Nothing can put a damper on an NHL season like the injury bug. The impact of injured players will be amplified by 2013's shortened season; with the sprint-to-the-finish pace of a compact schedule, the health of its players may make or break a team's season.
On January 13, only a day into training camps, several teams are skating without key players in their lineups.
Here is an up-to-date look at some injury concerns heading into the 2013 NHL season.
The Calgary Flames were hoping to add a top-six forward in 2013 with Roman Cervenka, but they may have to wait a few weeks for his debut.
Several sources, including NBC Sports, are reporting that the young center is having issues with blood clots. While he is taking the proper medication and has been cleared to fly, it's unknown if the promising Cervenka will be available to the Flames for their season-opener against the San Jose Sharks on January 20.
Beware, the curse of the Columbus Blue Jackets.
After being selected second overall in the NHL entry draft last summer, Ryan Murray dislocated his shoulder—an injury that required season-ending surgery on January 10—and could face a recovery time of more than six months.
The Jackets just can't catch a break, and that bad luck extended itself all the way to Murray. The team hopes for a full recovery as Murray is slated to anchor the blue line for the next decade.
Speedy Detroit Red Wings center Darren Helm reportedly tweaked a muscle while working out this week, and he is being monitored daily. At the least, he's expected to miss the beginning of training camp.
This is just another setback in what has been a year to forget for Helm, who has missed a lot of time with several different injuries. He's expected to center one of Detroit's bottom two lines, and his forechecking presence will be missed while he is on the mend.
The MRI on his back came back negative, and he will start skating "as soon as he is able," but until he returns, he will remain a concern for the Wings.
The biggest name on any team who may not start the season is Anze Kopitar.
While there are much worse knee injuries than a sprain—what Kopitar is suffering from—it will still prevent the should-have-been All-Star center from playing a game or two for the LA Kings. While missing a few games typically wouldn't be a huge deal, the truncated season format puts the spotlight on the injury.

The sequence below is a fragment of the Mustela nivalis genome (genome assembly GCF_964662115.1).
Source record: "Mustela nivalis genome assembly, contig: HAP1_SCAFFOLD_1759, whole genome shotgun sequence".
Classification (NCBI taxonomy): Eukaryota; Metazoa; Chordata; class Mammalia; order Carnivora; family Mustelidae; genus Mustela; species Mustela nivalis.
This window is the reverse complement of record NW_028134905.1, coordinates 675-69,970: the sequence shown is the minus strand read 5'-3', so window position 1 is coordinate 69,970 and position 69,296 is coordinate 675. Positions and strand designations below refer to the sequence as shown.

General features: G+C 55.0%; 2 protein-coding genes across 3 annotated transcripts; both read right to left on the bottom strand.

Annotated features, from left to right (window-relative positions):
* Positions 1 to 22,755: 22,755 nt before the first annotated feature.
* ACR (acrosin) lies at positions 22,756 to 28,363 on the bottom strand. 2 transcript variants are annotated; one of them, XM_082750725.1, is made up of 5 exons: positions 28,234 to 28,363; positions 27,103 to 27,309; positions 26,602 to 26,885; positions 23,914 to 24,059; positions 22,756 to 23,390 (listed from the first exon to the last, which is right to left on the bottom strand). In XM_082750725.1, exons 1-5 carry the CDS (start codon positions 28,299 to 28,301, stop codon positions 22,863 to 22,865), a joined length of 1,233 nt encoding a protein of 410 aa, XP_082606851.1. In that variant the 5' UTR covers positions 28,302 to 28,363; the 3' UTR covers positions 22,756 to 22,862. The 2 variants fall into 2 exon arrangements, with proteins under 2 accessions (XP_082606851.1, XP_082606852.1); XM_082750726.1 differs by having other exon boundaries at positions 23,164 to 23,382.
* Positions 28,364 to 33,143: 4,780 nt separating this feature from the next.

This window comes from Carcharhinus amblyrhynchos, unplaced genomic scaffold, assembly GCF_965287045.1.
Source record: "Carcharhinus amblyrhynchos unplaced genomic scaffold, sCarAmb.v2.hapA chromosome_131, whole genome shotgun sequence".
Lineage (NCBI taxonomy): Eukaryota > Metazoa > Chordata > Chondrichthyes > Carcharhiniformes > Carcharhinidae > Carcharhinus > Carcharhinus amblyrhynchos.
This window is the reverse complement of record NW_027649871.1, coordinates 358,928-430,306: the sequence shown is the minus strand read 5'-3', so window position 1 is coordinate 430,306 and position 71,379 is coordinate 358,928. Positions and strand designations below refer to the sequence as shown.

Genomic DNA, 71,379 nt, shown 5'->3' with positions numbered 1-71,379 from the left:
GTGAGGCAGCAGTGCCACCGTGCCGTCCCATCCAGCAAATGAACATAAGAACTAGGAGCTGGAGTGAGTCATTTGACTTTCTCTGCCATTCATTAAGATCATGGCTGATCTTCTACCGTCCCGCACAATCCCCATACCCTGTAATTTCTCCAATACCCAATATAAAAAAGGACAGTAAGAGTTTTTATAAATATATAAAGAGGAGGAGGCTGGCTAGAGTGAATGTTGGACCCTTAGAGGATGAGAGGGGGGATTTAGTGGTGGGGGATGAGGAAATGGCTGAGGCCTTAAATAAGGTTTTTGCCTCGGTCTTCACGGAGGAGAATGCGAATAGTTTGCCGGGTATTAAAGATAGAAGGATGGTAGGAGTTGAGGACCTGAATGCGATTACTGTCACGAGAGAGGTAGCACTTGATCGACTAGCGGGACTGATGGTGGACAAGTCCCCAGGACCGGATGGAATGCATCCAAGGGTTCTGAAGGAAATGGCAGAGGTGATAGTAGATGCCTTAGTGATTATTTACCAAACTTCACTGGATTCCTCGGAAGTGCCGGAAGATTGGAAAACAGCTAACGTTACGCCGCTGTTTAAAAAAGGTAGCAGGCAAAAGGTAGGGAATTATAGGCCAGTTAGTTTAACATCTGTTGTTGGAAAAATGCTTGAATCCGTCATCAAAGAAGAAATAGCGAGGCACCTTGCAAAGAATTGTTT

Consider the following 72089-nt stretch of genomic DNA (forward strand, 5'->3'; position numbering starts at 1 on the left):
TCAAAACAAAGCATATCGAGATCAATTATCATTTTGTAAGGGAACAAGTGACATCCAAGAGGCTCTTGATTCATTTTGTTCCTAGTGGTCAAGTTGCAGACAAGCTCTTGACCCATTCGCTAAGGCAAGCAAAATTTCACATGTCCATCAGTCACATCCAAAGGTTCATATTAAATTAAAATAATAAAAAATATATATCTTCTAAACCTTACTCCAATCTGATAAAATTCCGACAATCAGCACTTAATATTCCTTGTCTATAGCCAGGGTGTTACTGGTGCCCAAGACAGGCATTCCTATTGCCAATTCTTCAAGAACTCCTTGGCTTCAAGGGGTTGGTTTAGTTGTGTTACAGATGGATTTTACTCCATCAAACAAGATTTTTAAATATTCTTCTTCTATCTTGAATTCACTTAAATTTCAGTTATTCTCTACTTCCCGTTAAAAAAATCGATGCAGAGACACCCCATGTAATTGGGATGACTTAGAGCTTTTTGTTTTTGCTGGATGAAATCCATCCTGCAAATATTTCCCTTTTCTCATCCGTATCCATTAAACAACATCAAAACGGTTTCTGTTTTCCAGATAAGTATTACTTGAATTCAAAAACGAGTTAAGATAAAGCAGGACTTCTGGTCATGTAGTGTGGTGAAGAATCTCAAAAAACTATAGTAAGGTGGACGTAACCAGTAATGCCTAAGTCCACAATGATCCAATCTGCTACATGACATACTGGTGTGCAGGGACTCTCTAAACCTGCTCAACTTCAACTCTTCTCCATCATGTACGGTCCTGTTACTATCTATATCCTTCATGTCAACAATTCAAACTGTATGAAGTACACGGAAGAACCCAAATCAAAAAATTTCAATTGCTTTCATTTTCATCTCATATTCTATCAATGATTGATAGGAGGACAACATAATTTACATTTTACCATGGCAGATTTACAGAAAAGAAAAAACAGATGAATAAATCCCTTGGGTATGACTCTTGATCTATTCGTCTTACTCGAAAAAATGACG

The Kings have enough depth to keep the goals up during Kopitar's absence, but missing players like this is never a good way to start.
The Tampa Bay Lightning are only a goaltender short from being able to do damage in the Eastern Conference. GM Steve Yzerman aggressively tackled that problem when he acquired Anders Lindback from the Nashville Predators.
One knee injury later, there are questions about his ability to start the season for the Lightning.
He has apparently been looking better the last few days, but knee injuries can be tricky. Lightning fans will be concerned until Lindback gets a few games under his belt.
Zack Kassian was the central piece in the Cody Hodgson deal, projected as the power forward and sandpaper guy that the Vancouver Canucks sorely needed.
He hasn't had an easy go of it since arriving in Vancouver. Kassian's stint with the Chicago Wolves during the lockout has been hampered by lingering back spasms. That's something he'll need to shake for good if he's going to have the impact the Canucks were hoping for when they acquired him from the Buffalo Sabres.
Tuomo Ruutu is one of the more underrated and well-rounded players in the NHL, and his loss won't be an easy one for the Carolina Hurricanes to overcome right out of the gate.
The talented forward had hip surgery in January and will likely be out until April at the earliest.
The 'Canes were very aggressive over the summer in trading for Jordan Staal and signing Alex Semin to a big-money deal, but any progress will likely be made without Ruutu.
Tomas Plekanec has been forced to take it easy while skating with teammates, waiting for a nagging rib injury to fully heal.
While the injury isn't thought to be overly serious, ribs can take time to heal properly, especially for a professional athlete who takes occasional hits for a living. The good news is that he is skating and may miss only a little time. The Montreal Canadiens will need him back and kicking, as he is slotted as the team's second-line center.
Andrej Meszaros is now racing against time as he tries to get ready for the shortened 2013 season. He was recently cleared for full activity last Monday, January 7, but that does not mean he'll be ready to jump into games right away.
The good news is that Meszaros can now begin skating and working out in an attempt to get back into shape. The Achilles tendon injury has had him on the shelf since last August, but the Philadelphia Flyers desperately need him to return to healthy status, as the team has enough holes to fill on its blue line already.
Suffering from an injured shoulder and wrist, Ryan Kesler is still questionable for the start of the season.
A few days ago, Vancouver Canucks assistant GM Laurence Gilman told TEAM1040 radio that he wasn't sure when Kesler would be able to return to action. Even if he is cleared for games, his lack of conditioning may be a cause for concern. The Canucks would be wise not to rush him back into games before his durability is back where it needs to be.